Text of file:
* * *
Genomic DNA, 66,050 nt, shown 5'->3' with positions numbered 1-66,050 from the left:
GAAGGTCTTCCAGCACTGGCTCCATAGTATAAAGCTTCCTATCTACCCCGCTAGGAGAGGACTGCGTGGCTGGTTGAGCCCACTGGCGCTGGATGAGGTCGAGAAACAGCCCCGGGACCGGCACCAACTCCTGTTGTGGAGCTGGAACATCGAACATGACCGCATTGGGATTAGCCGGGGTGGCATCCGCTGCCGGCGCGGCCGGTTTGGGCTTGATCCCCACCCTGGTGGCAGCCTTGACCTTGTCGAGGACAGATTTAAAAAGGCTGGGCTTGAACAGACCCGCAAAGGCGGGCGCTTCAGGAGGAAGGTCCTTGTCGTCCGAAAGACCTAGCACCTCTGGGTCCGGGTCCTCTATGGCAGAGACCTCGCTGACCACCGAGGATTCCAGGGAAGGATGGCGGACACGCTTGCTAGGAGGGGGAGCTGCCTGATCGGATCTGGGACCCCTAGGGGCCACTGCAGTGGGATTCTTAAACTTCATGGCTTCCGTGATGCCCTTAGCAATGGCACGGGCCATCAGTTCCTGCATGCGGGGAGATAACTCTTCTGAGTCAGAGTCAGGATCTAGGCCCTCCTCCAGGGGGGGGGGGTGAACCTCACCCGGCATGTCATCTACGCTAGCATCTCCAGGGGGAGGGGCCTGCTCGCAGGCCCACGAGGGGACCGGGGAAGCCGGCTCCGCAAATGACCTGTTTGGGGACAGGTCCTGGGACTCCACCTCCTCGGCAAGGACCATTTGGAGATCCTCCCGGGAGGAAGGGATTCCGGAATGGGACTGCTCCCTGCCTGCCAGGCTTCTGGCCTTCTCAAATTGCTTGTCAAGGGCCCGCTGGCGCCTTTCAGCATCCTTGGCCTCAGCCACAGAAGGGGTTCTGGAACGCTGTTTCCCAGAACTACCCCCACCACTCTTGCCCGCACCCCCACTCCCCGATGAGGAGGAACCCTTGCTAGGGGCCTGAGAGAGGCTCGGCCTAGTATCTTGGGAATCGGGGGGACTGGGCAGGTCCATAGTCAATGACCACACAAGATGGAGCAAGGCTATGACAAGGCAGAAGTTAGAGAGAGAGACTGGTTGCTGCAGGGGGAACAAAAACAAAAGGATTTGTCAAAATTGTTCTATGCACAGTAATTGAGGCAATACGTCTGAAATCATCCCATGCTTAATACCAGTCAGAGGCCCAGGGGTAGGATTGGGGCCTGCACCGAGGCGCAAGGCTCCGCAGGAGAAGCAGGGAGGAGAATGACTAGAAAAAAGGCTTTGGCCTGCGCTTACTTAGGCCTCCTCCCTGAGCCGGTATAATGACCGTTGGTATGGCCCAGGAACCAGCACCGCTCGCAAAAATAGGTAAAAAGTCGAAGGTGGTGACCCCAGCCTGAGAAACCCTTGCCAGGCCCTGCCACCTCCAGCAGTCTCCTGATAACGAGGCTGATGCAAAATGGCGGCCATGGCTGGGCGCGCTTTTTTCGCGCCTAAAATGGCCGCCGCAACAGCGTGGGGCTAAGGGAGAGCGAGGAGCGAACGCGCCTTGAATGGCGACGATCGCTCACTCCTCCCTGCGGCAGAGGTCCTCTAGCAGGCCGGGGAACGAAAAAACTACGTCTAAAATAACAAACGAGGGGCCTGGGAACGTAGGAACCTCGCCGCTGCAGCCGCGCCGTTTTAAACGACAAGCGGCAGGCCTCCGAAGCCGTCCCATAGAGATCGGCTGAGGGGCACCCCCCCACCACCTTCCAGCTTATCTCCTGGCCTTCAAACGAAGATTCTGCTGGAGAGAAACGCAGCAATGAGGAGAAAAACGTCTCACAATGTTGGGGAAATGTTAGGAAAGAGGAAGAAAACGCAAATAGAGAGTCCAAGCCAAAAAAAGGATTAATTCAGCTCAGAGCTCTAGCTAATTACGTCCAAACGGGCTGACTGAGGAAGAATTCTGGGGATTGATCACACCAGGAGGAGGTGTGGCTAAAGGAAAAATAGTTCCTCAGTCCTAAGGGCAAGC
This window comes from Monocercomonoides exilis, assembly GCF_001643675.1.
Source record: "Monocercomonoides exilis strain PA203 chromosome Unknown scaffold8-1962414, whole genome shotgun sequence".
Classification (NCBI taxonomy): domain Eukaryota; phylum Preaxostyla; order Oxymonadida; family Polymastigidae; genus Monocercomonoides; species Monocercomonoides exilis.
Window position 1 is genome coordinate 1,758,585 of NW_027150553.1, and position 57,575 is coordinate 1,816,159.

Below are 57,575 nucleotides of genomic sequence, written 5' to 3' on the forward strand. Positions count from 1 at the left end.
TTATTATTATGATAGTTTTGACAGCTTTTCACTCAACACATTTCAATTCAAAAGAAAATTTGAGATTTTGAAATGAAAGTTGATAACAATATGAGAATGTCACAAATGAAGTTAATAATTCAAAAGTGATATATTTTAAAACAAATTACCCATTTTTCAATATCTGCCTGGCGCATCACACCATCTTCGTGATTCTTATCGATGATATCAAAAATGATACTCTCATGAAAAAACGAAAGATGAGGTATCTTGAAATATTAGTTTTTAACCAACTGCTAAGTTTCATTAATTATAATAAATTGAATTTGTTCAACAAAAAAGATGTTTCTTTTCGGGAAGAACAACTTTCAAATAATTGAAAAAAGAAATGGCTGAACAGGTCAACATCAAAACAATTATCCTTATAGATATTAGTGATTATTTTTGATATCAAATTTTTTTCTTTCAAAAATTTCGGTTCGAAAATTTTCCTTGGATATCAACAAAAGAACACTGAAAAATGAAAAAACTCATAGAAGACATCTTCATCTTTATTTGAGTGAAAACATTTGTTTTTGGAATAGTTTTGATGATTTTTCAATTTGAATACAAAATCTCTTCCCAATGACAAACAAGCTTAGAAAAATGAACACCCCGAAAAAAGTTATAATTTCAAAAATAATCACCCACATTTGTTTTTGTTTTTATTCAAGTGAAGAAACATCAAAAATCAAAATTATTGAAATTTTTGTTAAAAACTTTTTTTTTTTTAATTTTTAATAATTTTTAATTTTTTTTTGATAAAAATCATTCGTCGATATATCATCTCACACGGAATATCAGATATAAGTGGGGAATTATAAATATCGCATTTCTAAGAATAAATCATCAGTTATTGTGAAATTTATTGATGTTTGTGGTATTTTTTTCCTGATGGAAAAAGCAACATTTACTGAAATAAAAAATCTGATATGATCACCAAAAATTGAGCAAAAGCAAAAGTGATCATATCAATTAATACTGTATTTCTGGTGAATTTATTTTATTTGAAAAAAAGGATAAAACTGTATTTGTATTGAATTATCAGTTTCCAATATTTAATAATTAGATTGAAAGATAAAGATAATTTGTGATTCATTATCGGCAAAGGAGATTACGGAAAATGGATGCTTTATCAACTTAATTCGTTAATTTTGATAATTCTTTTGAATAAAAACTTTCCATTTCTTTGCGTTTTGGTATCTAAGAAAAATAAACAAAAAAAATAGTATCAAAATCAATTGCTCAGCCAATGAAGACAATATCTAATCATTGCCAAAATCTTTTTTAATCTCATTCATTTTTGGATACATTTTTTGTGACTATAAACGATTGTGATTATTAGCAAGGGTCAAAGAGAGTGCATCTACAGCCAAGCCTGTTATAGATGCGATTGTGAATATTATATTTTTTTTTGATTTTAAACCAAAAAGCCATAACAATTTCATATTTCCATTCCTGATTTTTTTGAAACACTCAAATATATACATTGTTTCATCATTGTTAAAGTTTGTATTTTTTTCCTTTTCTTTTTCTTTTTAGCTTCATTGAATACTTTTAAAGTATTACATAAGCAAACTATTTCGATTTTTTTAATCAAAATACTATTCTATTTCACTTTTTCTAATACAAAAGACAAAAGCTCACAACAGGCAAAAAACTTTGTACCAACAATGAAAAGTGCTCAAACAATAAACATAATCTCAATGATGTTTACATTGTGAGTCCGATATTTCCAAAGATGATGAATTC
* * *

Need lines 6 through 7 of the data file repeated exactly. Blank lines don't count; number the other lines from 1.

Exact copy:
Window position 1 is genome coordinate 1,758,585 of NW_027150553.1, and position 57,575 is coordinate 1,816,159.

Below are 57,575 nucleotides of genomic sequence, written 5' to 3' on the forward strand. Positions count from 1 at the left end.